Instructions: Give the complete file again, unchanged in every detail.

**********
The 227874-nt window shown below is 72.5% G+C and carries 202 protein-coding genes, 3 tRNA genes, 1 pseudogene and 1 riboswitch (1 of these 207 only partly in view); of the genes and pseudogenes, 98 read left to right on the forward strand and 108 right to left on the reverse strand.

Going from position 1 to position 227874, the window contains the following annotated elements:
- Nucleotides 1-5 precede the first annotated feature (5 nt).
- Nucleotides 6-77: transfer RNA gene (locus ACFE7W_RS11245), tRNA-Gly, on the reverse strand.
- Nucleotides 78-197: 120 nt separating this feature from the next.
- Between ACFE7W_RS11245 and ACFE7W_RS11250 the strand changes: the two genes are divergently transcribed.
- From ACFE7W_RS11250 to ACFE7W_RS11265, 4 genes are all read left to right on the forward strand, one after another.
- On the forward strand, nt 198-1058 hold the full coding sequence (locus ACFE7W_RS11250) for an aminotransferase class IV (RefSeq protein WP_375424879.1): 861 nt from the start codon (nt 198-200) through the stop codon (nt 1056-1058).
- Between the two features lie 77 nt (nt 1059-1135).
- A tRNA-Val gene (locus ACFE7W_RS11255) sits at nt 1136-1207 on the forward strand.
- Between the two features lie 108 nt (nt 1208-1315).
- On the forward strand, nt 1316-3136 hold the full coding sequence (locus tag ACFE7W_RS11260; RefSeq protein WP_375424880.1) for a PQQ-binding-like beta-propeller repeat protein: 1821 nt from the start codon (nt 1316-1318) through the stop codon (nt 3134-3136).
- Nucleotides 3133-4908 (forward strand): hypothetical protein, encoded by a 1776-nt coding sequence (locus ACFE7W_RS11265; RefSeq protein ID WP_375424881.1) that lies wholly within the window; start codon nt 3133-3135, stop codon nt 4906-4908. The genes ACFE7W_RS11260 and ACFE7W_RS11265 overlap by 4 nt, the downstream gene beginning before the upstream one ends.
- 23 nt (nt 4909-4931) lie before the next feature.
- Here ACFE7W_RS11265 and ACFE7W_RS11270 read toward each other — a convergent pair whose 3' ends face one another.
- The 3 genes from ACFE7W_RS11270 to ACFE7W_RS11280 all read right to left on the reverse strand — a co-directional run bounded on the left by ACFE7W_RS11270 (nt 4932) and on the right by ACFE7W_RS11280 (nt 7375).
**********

The 227874-nt window shown below is 72.5% G+C and carries 202 protein-coding genes, 3 tRNA genes, 1 pseudogene and 1 riboswitch (1 of these 207 only partly in view); of the genes and pseudogenes, 98 read left to right on the forward strand and 108 right to left on the reverse strand.

Going from position 1 to position 227874, the window contains the following annotated elements:
- Nucleotides 1-5 precede the first annotated feature (5 nt).
- Nucleotides 6-77: transfer RNA gene (locus ACFE7W_RS11245), tRNA-Gly, on the reverse strand.
- Nucleotides 78-197: 120 nt separating this feature from the next.
- Between ACFE7W_RS11245 and ACFE7W_RS11250 the strand changes: the two genes are divergently transcribed.
- From ACFE7W_RS11250 to ACFE7W_RS11265, 4 genes are all read left to right on the forward strand, one after another.
- On the forward strand, nt 198-1058 hold the full coding sequence (locus ACFE7W_RS11250) for an aminotransferase class IV (RefSeq protein WP_375424879.1): 861 nt from the start codon (nt 198-200) through the stop codon (nt 1056-1058).
- Between the two features lie 77 nt (nt 1059-1135).
- A tRNA-Val gene (locus ACFE7W_RS11255) sits at nt 1136-1207 on the forward strand.
- Between the two features lie 108 nt (nt 1208-1315).
- On the forward strand, nt 1316-3136 hold the full coding sequence (locus tag ACFE7W_RS11260; RefSeq protein WP_375424880.1) for a PQQ-binding-like beta-propeller repeat protein: 1821 nt from the start codon (nt 1316-1318) through the stop codon (nt 3134-3136).
- Nucleotides 3133-4908 (forward strand): hypothetical protein, encoded by a 1776-nt coding sequence (locus ACFE7W_RS11265; RefSeq protein ID WP_375424881.1) that lies wholly within the window; start codon nt 3133-3135, stop codon nt 4906-4908. The genes ACFE7W_RS11260 and ACFE7W_RS11265 overlap by 4 nt, the downstream gene beginning before the upstream one ends.
- 23 nt (nt 4909-4931) lie before the next feature.
- Here ACFE7W_RS11265 and ACFE7W_RS11270 read toward each other — a convergent pair whose 3' ends face one another.
- The 3 genes from ACFE7W_RS11270 to ACFE7W_RS11280 all read right to left on the reverse strand — a co-directional run bounded on the left by ACFE7W_RS11270 (nt 4932) and on the right by ACFE7W_RS11280 (nt 7375).